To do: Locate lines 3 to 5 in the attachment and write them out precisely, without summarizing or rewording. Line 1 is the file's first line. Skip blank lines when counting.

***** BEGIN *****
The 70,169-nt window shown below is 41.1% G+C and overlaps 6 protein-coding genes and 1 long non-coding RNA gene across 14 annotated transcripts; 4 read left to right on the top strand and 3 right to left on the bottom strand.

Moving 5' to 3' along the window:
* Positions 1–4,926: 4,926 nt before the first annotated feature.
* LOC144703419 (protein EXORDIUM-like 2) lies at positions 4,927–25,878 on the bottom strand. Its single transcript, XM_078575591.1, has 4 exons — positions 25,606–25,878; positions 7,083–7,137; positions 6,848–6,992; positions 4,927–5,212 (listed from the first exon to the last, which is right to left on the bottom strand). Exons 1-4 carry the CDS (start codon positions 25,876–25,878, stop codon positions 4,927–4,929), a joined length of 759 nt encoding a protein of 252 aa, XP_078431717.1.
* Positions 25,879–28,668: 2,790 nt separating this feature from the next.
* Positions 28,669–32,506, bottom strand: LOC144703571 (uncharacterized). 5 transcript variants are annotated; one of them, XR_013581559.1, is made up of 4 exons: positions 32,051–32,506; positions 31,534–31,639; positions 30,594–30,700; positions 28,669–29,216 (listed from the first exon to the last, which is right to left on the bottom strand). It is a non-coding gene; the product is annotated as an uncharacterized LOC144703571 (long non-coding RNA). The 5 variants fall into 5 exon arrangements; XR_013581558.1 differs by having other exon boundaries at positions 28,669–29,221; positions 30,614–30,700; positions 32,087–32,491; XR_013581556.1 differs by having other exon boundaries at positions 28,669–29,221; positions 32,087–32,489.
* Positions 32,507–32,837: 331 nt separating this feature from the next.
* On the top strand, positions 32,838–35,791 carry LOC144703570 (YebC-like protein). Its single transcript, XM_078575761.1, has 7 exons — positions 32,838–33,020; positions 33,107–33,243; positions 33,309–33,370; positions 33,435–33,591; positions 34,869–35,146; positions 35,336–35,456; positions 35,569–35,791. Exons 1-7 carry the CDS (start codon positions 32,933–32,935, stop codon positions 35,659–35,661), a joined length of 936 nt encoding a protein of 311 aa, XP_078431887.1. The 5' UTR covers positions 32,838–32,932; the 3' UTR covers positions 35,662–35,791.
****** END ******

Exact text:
* Positions 1–4,926: 4,926 nt before the first annotated feature.
* LOC144703419 (protein EXORDIUM-like 2) lies at positions 4,927–25,878 on the bottom strand. Its single transcript, XM_078575591.1, has 4 exons — positions 25,606–25,878; positions 7,083–7,137; positions 6,848–6,992; positions 4,927–5,212 (listed from the first exon to the last, which is right to left on the bottom strand). Exons 1-4 carry the CDS (start codon positions 25,876–25,878, stop codon positions 4,927–4,929), a joined length of 759 nt encoding a protein of 252 aa, XP_078431717.1.
* Positions 25,879–28,668: 2,790 nt separating this feature from the next.